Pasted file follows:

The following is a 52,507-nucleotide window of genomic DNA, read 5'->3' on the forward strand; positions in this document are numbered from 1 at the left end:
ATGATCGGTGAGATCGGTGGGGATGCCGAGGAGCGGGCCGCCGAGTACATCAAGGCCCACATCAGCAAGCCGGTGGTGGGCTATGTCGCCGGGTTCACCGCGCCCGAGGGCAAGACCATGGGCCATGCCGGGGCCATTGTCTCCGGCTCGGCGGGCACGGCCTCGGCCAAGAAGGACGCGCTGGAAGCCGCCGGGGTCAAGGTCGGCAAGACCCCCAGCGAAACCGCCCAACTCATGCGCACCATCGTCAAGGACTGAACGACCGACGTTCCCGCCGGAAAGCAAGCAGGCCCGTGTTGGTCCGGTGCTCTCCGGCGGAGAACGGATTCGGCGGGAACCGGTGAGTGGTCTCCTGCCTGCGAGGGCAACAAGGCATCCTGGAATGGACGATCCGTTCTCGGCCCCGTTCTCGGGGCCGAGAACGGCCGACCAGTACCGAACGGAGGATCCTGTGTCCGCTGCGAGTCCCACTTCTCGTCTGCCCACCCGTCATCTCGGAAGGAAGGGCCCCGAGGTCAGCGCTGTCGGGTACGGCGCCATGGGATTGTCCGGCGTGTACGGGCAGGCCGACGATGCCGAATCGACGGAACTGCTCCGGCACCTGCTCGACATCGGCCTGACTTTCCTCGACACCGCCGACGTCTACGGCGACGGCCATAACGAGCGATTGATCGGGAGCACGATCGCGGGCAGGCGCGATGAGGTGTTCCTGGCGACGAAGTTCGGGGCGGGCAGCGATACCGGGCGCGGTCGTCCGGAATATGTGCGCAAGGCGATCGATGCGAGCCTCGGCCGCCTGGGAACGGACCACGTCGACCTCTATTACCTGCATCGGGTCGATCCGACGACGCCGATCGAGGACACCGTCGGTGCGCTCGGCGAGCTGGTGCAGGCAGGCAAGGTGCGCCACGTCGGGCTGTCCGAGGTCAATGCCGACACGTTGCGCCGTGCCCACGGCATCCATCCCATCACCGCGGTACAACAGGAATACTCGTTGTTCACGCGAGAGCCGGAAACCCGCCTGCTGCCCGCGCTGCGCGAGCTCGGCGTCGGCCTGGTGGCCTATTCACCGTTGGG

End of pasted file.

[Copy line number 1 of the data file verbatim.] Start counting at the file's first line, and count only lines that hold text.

The following is a 52,507-nucleotide window of genomic DNA, read 5'->3' on the forward strand; positions in this document are numbered from 1 at the left end: